Cost of Trump tax cuts

Surprisingly, we are not hearing a tsunami of support for the recently passed Trump tax cuts. Certainly tax cuts should result in positive reactions, right? After all we were promised that after the tax cuts employers will be paying higher wages and manufacturers will be returning to America in droves. Does anyone really believe this? Or maybe it is because most people do not know how this Trump tax cut will affect them.

Here is one example of what the Trump tax cut does. It creates permanent tax cuts for corporations and the very wealthy and a temporary one for the middle class. A middle-class wage earner may see a temporary savings of under $1,000 per year. While a wealthy person may see tax cut of $50,000 each year. Factoring this out over 10 years, the life of the middle class tax cut, a middle class family’s tax cut could result in a savings of $10,000, while the other would see a $500,000 cut.

The tax cuts will increase our national debt by more than $1.4 trillion. With permanent tax cuts for companies and the wealthy (like Trump), most of us and our children and grandchildren will be weighted down with covering that increased trillion dollar-plus debt for decades to come.

Many in Congress who voted for this are the same ones who have a long history of working toward reducing entitlements like Social Security and Medicare. The increased national debt will need to be paid and entitlements, as they see it, are ripe for the picking.

Paul Gilbert

Jay

Tax bill not fair

Regarding Bob Mercer’s Jan. 2 BDN letter to the editor on tax cut fairness, I agree that the people who pay more taxes should get a bigger tax cut. That’s fair enough, but I don’t feel they should get a greater percentage of tax cuts.

Mercer and his wife, who are probably both over 65 and worked long enough educating the younger generations to qualify for a teacher retirement, will probably only see a small annual tax cut with under the recently passed tax bill. If they’ve been itemizing deductions, and their deductions have been less than $24,000, they’re out of luck.

As for the reduced Social Security he and his wife receive, it’s not fair, but it isn’t new to Maine nor the many other states that have been doing the same thing. The federal government started that in 1984 under President Ronald Reagan for public employees as a measure to save Social Security.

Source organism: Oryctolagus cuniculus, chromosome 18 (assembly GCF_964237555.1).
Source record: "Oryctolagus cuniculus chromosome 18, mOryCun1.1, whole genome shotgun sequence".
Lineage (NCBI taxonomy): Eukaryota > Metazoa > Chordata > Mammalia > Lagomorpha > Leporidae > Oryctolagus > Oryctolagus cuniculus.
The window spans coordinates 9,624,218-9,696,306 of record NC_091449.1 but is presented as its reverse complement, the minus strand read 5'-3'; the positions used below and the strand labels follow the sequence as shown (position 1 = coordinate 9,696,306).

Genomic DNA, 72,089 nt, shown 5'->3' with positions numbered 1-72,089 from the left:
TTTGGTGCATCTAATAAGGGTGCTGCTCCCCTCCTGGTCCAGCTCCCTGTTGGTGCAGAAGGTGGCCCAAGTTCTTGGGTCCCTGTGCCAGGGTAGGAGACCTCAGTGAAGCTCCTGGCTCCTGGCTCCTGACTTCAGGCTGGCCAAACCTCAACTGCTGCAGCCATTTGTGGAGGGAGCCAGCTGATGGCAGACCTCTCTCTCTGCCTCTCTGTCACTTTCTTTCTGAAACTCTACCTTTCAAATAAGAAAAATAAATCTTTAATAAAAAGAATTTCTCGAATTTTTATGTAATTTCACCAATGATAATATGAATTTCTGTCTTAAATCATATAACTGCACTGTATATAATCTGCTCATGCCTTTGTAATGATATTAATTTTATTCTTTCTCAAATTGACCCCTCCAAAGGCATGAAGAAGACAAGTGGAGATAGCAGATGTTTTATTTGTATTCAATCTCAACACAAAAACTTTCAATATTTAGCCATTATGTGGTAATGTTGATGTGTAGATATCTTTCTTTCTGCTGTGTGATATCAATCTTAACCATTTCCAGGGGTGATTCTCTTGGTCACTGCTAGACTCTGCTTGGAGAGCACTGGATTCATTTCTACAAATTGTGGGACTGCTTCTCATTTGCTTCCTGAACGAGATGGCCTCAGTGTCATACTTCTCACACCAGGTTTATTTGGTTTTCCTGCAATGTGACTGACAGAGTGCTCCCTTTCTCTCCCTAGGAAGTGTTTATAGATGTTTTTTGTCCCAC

As for simple math and common sense, tax law is anything but. Mercer and his wife would be getting 100 percent of their Social Security entitlement if it were. Chances are, many of the people in his hometown of Bucksport, who retired from the mill on a company pension and Social Security, don’t even have to file. They’re receiving the maximum Social Security benefits, which aren’t taxable, and a company pension, which falls a little short of the requirement for filing.

When the “fair tax” ship sailed, neither he nor I were on it, and it’s anyone’s guess what happened to it.

Ray Tardif

Grand Isle

Immigration creates instability

Academics often tout the benefits of diversity, as the author of a Jan. 3 BDN OpEd did. In a university, where everyone speaks English, is educated, and has a good job, intellectual and cultural diversity is certainly a benefit. But should a nation deliberately import diverse communities through immigration?

Even before the migrant crisis, Europe generously absorbed large populations of migrants: Algerians, Tunisians, Eritreans, Somalis, and more recently, Syrians, Iraqis, Afghans and Kurds, as well as Indians and Pakistanis. Some have assimilated, but others have not.

The result: high levels of unemployment, welfare dependency, crime and riots in Paris and Malmo, Sweden. Polls report that a majority of British Muslims believe homosexuality should be outlawed, and more than 20,000 girls in the United Kingdom are vulnerable to female genital mutilation. Not surprisingly, nationalist populism is growing.

And which nations have stable societies, and low crime rates? Homogeneous nations like Japan, Switzerland, Iceland, Luxembourg, Scandinavia. Obviously, some diversity is beneficial, but more isn’t necessarily better. Nations and universities are not comparable.

Julie Tosswill

Hope